David Hamilton's first job was in the family jewelry store. He hasn't forgotten the lessons of retailing.
"If there's nobody at the counter then you go and clean the toilets or stock the shelves,'' said Hamilton.
It is the philosophy he is sharing at the government center. Fewer managers, but more managing. If there is a lull, turn your attention to another task.
It is the kind of bureaucratic work ethic that isn't likely to gain notice from the tax-paying public until it translates into tangible savings. Don't expect too much excitement over staffers leaving, duties merging and pay cuts accompanying a new flow chart. Fill the pot holes, keep the parks open, and don't shut down the cannery and people will be pleased.
It's another parallel between governing and retailing.
"The customer is always right — even though you grit your teeth sometimes — because they pay the bills,'' said Hamilton, county administrator for the past 17 months. Incidentally, that puts him near a 21st century longevity record for county government. Hernando went through 10 county administrators — including interims — in the decade before Hamilton's arrival from Minnesota.
But as the county tweaks its proposed budget for the coming fiscal year, a spending plan that carries no property tax rate increase and a multimillion-dollar spending cut — Hamilton already is thinking about 2011 and what the county will have to consider next year to finance its operations.
New fees. Special taxing districts. Higher taxes.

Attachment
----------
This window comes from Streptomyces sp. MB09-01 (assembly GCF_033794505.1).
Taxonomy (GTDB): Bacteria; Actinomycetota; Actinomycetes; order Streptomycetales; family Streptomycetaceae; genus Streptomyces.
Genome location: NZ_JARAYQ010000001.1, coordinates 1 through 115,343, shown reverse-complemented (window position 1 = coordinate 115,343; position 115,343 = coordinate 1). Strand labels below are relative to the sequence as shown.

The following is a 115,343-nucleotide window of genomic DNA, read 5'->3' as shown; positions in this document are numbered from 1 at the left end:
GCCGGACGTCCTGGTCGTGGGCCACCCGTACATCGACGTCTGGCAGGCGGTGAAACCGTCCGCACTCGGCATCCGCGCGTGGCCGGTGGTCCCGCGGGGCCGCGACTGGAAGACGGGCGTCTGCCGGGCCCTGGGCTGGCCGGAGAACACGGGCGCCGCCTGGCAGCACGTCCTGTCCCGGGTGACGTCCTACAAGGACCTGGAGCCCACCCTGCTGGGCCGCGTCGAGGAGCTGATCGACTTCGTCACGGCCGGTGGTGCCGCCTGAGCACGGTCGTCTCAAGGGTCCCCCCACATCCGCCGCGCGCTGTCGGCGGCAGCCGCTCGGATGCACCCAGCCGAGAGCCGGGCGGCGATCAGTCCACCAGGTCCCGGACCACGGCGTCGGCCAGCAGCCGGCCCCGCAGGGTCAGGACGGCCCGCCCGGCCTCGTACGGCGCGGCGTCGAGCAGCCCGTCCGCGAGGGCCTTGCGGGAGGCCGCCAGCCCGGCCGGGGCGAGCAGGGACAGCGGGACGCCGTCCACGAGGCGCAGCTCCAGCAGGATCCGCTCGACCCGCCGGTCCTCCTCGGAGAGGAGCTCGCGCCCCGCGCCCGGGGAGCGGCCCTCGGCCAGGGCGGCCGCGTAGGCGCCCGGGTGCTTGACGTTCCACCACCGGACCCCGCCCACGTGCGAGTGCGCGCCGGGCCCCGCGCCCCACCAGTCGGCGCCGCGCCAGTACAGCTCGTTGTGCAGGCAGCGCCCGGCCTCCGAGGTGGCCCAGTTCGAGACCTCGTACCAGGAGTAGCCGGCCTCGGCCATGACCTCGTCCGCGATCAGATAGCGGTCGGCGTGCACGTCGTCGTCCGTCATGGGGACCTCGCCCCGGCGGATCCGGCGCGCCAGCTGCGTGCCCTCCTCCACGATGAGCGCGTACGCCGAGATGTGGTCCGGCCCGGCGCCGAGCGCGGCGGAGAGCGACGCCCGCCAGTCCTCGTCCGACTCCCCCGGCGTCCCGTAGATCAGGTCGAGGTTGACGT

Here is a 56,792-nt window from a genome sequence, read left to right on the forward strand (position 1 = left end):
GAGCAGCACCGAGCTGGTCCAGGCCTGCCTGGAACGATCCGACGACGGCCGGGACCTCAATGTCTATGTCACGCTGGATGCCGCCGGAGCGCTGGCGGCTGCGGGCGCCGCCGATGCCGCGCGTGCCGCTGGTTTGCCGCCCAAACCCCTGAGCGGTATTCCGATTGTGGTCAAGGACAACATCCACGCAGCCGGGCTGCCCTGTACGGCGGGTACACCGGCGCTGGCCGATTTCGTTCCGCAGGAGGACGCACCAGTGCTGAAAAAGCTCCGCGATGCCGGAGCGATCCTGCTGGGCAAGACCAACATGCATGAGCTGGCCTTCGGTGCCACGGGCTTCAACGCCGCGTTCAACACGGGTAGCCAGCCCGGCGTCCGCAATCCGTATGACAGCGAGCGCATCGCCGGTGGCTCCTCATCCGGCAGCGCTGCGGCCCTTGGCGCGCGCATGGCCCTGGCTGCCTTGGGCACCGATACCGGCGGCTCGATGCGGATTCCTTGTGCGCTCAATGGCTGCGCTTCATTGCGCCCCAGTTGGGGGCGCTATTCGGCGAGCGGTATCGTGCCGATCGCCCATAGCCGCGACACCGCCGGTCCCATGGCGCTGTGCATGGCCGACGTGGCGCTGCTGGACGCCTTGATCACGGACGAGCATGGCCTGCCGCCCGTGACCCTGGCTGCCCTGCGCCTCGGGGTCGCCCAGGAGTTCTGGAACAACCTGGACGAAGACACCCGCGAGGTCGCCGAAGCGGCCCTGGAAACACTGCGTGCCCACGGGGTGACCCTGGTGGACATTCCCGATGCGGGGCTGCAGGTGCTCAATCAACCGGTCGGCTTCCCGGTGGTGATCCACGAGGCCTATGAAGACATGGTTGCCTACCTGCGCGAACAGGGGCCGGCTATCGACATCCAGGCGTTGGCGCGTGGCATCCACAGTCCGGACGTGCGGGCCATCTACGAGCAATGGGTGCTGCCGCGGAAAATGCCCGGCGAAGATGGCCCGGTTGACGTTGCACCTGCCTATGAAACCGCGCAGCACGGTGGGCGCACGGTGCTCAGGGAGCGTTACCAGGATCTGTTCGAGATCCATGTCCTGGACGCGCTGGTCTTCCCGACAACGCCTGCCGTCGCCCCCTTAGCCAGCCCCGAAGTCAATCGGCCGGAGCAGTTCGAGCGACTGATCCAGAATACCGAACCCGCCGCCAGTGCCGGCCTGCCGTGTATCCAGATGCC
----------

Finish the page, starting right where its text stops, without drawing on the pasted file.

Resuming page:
Forget retailing techniques. This will be a hard sell, no matter what. And, it will be exacerbated by a political climate colored by the 2010 commission election campaigns. Still it is a conversation the commission needs to have, Hamilton said, perhaps as early as January as it considers a broader discussion of government services.
At least these won't be cold calls. Commissioners already panned the idea of a separate tax for law enforcement and proposed park athletic fees died in 2008.
But many of the budget decisions over the past year have been relatively easy, politically speaking. Commissioners cut library hours, but maintained operations with grant funding. A private sector donation allowed them to delay a decision on the cannery for a year. Trimming mass transit operations after raising the fares brought squawks from some corners, but not many protests.
Far-reaching discussions need to occur so commissioners can decide if they will lead or duck. Raiding reserve accounts to help the bottom line and to stem off a utility rate increase isn't too complicated. Balancing competing interests to determine what levels of services are appropriate for Hernando County and figuring out how to pay for them requires a more deliberative process.
Effective industrial recruiting is not free. Public safety is not cheap. Mass transit needs subsidies. Maintaining parks and keeping the lights on at the library branches requires personnel and utility costs.
"There comes a point in time when you can't do everything with less money,'' said Hamilton.
Meanwhile, a few days after our interview, the private sector proposed another builders' relief act, the third time in the past year commissioners are being asked to cut or suspend impact fees intended to pay for infrastructure.
In the past and again during an interview last week, Hamilton talked of the disconnect between county government and the public over "how we're running the place for the price that we're paying.'' Think of the angry tax revolt of 2007 and the election defeat of two incumbent commissioners in 2008 and you get the idea.
But to me the suggestion of waiving impact fees for new-home construction demonstrates a disconnect of another sort. There is still an unwillingness in some quarters to pay a fair share for essential government services.
I worked in retailing, too, and the customer isn't right on this one.